Beginner-friendly tips for cold calling as a new real estate agent.
Jacqueline Kyo Thomas
Cold calling sounds intimidating, but it's one of the best tactics that you can use to grow your fledgling real estate business. Embrace the cold call. Here’s why:
Although cold calling may not be the quickest lead generator, it is a time-tested one. It’s a strategy that many agents have found to be fruitful, especially when just starting out.
While there are other tactics available to reach a larger group in a shorter span of time or with less effort (such as Facebook ads or a direct mail campaign), nothing gives you that one-on-one interaction like a phone call. Through cold calling, you can forge personal connections, and that’s a huge bonus in the real estate marketing game.
But to do it successfully, there are a few things you need to know. Here’s how to get started with cold calling for beginner real estate agents:
Let's get this one out of the way early: ever heard of the “Do Not Call” Registry? It’s a nationwide database of consumers who you cannot solicit through phone calls.
The “Do Not Call” Registry doesn’t just apply to sleazy telemarketers. It also includes you, honorable, upstanding real estate agent. It is illegal for you to call anyone on the list with the intention to sell to them.
And there are serious consequences for disregarding or ignoring this list.
Since January 1st, 2005, you are required to check the registry at least once every 31 days to drop any recently added phone numbers.
If you end up calling someone on this list, you can be fined by the Federal Trade Commission (FTC) up to $16,000 per incident.
To find out more information about the “Do Not Call” Registry, check out this link. Suffice to say, you have to follow the rules!
CRM is short for Customer Relationship Management. It’s a tool that you can use to organize your cold call prospects so that you know who to follow up with in the future. You can track information about them, including when you called and what you discussed or learned. You can also set reminders for when to call back.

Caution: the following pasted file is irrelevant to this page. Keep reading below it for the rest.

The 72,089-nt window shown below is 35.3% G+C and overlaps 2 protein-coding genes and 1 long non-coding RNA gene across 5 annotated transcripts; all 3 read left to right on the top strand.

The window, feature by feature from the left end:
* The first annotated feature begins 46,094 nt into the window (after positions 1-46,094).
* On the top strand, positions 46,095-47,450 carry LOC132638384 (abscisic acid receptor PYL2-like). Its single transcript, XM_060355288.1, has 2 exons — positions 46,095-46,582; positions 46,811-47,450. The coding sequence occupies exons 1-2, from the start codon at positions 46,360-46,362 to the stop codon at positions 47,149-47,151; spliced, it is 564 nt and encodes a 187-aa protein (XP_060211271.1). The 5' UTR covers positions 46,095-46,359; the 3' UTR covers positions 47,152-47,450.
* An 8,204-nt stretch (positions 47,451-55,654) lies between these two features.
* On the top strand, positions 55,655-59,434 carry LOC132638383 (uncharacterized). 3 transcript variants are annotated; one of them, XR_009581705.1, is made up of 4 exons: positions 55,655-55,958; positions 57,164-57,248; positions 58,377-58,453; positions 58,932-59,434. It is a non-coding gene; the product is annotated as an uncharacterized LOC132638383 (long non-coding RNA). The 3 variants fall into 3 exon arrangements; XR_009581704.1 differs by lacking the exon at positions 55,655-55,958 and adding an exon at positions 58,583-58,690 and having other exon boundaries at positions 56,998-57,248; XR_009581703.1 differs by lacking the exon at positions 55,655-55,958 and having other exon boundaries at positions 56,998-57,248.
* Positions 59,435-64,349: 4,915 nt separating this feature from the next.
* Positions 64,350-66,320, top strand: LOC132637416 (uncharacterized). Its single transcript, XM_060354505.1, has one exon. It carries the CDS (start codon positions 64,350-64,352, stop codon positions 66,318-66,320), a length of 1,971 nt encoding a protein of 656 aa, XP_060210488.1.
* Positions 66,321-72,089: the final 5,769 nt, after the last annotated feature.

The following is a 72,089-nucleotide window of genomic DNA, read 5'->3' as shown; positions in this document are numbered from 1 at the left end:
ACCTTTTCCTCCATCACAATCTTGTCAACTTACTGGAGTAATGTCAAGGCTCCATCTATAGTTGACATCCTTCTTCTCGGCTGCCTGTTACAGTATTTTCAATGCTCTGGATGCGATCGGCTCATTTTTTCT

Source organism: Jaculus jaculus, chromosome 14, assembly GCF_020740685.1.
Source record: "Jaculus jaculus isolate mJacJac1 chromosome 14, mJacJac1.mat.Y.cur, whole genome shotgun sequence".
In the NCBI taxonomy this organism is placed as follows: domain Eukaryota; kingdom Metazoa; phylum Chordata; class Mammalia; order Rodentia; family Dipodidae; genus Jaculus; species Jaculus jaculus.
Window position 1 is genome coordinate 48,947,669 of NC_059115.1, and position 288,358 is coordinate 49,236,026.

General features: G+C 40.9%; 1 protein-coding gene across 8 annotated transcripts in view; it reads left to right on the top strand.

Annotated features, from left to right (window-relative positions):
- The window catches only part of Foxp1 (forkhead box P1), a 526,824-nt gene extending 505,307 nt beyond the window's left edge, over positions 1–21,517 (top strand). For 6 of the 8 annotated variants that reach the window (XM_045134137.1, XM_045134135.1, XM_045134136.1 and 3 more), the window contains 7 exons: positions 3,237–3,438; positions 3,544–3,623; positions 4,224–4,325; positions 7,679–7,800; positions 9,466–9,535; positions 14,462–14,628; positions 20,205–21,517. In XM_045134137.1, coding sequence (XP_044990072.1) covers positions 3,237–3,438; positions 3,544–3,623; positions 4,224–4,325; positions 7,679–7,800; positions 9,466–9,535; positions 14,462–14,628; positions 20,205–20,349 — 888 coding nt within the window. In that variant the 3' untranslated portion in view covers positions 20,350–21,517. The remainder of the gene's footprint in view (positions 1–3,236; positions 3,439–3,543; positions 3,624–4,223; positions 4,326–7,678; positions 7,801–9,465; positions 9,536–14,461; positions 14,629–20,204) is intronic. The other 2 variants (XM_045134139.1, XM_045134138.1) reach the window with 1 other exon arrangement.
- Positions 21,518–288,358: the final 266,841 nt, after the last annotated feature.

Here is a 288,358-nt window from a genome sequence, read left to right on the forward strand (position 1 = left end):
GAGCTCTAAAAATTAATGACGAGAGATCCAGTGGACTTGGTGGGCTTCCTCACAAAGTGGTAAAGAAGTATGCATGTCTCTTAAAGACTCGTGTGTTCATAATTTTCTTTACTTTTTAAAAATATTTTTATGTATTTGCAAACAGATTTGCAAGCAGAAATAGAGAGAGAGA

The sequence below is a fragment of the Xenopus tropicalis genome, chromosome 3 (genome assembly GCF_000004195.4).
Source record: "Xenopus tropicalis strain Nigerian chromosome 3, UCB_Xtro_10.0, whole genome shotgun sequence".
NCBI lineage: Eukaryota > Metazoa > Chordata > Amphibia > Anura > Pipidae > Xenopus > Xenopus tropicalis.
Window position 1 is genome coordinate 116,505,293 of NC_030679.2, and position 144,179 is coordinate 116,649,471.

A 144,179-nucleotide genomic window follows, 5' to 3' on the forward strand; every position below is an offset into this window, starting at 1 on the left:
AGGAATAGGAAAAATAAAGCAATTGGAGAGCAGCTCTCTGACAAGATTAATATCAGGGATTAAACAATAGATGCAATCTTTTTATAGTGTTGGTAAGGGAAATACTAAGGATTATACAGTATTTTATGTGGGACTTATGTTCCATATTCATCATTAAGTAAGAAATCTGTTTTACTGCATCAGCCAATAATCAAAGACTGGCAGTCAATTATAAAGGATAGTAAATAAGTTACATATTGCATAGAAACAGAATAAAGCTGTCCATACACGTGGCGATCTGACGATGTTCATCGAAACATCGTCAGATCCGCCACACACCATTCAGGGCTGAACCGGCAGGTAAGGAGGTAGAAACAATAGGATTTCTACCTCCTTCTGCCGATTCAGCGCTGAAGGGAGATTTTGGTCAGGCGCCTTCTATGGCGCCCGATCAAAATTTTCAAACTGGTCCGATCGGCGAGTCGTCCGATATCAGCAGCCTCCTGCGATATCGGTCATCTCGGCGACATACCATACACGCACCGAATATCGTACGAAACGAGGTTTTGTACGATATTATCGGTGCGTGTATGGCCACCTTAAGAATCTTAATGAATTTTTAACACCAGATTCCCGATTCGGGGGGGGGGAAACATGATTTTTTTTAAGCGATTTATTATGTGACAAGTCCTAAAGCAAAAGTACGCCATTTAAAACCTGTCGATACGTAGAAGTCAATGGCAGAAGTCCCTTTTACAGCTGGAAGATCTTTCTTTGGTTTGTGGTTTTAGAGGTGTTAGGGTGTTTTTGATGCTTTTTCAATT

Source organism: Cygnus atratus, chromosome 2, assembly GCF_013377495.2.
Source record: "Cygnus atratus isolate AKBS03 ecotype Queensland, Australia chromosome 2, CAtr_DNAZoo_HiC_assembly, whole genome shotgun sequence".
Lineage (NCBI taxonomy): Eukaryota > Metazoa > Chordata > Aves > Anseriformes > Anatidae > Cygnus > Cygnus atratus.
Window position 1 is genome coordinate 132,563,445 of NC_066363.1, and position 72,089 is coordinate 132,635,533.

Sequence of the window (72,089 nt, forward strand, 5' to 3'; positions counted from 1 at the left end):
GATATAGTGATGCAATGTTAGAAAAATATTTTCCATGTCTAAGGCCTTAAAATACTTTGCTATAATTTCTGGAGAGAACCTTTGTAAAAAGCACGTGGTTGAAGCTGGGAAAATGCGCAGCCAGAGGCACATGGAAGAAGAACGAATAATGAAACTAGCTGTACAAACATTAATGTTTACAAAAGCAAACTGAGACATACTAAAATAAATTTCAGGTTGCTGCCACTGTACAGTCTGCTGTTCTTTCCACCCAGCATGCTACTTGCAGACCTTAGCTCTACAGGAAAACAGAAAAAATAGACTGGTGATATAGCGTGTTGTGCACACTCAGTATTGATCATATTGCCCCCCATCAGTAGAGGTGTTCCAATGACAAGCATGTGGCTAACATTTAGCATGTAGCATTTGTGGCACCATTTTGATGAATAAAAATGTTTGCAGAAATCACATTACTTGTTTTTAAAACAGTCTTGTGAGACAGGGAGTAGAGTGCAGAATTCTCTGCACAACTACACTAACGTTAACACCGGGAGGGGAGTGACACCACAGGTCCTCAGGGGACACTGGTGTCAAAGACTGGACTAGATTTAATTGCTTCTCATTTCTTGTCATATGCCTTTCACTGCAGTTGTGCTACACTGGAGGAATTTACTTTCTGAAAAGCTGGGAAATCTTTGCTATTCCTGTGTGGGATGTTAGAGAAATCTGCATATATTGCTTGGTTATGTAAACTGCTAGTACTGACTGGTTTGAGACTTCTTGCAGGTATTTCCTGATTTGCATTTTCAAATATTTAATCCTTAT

Investing in a CRM system will minimize the sticky notes around your office. You won’t need a good memory either. Everything is logged in a reliable system that you can return to again and again.
If you’re interested in checking out a CRM, try Contactually or Top Producer.
Before you even begin calling, it’s a good idea to know who you’re calling. To determine the right recipient for your cold call, think about who will get the most value from what you’re offering.
To save your time and theirs, narrow it down to the people who are most likely to need your services: Home buyers or homeowners. Who do you cater to?
If your target client is a home buyer, it makes sense to target renters, for example. These are people who are very likely to purchase a home.
If your target client is a homeowner, it makes sense to target expired listings or for sale by owners (FSBOs).
There are several ways to go about creating your list of target clients, but perhaps the easiest way is to pay for a subscription service that gives you immediate access to the prospective clients that you’d like to reach. Check out Vulcan 7 and Cole Realty Resource to find out more information on these subscription type services.
You should block out at least two hours each day to cold call. This is crucial when you’re just starting out with your real estate business.
Two hours may seem like overkill, but it allows you to cover a lot of territory. As a new agent, you need to get as many advantages as possible, and cold calling allows you to do just that.
Be sure to schedule a time on your calendar to make the calls. You don't want this to become a "When I have the time" type of activity. You have to make the time, or you'll always find something else to do. Cold calling is one of the best investments you can make during the early days of your real estate business.